PlantFiles is getting a new look! Just in time for spring, we're rolling out a new look for the best online plants database. It will also work with your smart phones and mobile devices, so now you can take it with you on garden center visits or botanical garden tours. Questions or comments? Please post them here.

Seedbox, Bushy Waterprimrose
Ludwigia alternifolia

Family: Onagraceae (on-uh-GRAY-see-ee) (Info)
Genus: Ludwigia (lud-WIG-ee-uh) (Info)
Species: alternifolia (al-tern-ee-FOH-lee-uh) (Info)




24-36 in. (60-90 cm)


Unknown - Tell us


USDA Zone 4a: to -34.4 C (-30 F)

USDA Zone 4b: to -31.6 C (-25 F)

USDA Zone 5a: to -28.8 C (-20 F)

USDA Zone 5b: to -26.1 C (-15 F)

USDA Zone 6a: to -23.3 C (-10 F)

USDA Zone 6b: to -20.5 C (-5 F)

USDA Zone 7a: to -17.7 C (0 F)

USDA Zone 7b: to -14.9 C (5 F)

USDA Zone 8a: to -12.2 C (10 F)

USDA Zone 8b: to -9.4 C (15 F)

Sun Exposure:

Full Sun

Sun to Partial Shade


Unknown - Tell us

Bloom Color:

Bright Yellow

Bloom Time:

Mid Summer

Late Summer/Early Fall

Mid Fall


Good Fall Color

Other details:

May be a noxious weed or invasive

Very high moisture needs; suitable for bogs and water gardens

Soil pH requirements:

Unknown - Tell us

Patent Information:


Propagation Methods:

Unknown - Tell us

Seed Collecting:

Allow pods to dry on plant; break open to collect seeds


This plant has been said to grow in the following regions:

Villa Rica, Georgia

Cole Camp, Missouri

Frenchtown, New Jersey

Summerville, South Carolina

Memphis, Tennessee

Spring, Texas

show all

Gardeners' Notes:


On Jan 3, 2009, htop from San Antonio, TX (Zone 8b) wrote:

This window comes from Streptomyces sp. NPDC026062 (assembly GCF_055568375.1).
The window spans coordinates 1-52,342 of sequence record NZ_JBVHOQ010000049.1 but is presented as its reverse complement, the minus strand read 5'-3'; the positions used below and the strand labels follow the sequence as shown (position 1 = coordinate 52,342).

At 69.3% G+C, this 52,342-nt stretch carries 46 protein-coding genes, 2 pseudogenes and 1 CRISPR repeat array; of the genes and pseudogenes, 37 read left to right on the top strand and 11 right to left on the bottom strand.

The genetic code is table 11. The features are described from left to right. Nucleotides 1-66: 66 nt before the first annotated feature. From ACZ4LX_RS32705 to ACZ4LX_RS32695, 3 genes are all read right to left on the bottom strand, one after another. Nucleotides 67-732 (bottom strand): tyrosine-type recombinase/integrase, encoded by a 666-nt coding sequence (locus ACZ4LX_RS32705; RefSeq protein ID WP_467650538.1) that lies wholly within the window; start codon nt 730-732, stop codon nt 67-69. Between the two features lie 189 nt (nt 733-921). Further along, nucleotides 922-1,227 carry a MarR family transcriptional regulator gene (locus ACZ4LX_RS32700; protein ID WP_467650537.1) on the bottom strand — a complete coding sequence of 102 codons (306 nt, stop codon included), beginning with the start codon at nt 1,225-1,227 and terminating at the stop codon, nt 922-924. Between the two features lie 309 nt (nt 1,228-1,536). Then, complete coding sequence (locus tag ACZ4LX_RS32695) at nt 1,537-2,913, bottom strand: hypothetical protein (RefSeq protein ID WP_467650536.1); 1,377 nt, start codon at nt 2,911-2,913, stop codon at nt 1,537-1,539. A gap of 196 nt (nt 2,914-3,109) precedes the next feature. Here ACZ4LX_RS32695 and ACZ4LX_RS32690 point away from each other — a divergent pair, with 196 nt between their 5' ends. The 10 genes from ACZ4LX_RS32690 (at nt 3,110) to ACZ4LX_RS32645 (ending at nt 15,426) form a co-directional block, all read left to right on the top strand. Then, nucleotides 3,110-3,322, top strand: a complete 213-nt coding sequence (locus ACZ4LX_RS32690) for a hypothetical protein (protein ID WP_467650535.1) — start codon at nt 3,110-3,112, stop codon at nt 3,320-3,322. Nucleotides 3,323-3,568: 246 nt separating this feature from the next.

I have not grown nor observed this plant. Ludwigia alternifolia is native to Texas and other states.


On Sep 14, 2008, poppy23 from Memphis, TN wrote:

This beautiful native wildflower came up on its own in several of my perennial beds this year. I pulled some of them out, but let a few others stay, to see what they would do, and I'm so glad that I did! The plant produces small but beautiful bright yellow flowers, and attractive seedpods. It is also a host plant for the banded sphinx moth (Eumorpha fasciatus), so I now have several very colorful, large, red-green-black-&-white caterpillars on the plants. I've collected seeds to give to friends now!


On Jul 17, 2008, claypa from West Pottsgrove, PA (Zone 6b) wrote:

This is a U.S. native plant that has only been reported as invasive in Puerto Rico, nowhere else.


On Jul 16, 2008, creekwalker from Benton County, MO (Zone 5a) wrote:

Also called False Loosestrife. Missouri Wildflowers says it does well as a garden subject and seeds freely.